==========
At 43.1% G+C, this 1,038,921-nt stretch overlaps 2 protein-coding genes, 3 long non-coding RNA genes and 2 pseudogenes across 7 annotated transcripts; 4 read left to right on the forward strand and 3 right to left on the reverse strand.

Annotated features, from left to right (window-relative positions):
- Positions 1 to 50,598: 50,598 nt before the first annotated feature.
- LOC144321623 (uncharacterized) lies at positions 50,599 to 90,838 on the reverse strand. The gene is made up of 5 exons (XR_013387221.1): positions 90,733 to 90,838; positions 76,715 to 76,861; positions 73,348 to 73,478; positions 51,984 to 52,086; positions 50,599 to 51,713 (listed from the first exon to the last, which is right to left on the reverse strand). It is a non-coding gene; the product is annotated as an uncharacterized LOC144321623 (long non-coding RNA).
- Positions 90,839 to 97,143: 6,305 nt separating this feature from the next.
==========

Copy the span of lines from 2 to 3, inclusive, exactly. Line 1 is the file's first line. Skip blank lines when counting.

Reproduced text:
Annotated features, from left to right (window-relative positions):
- Positions 1 to 50,598: 50,598 nt before the first annotated feature.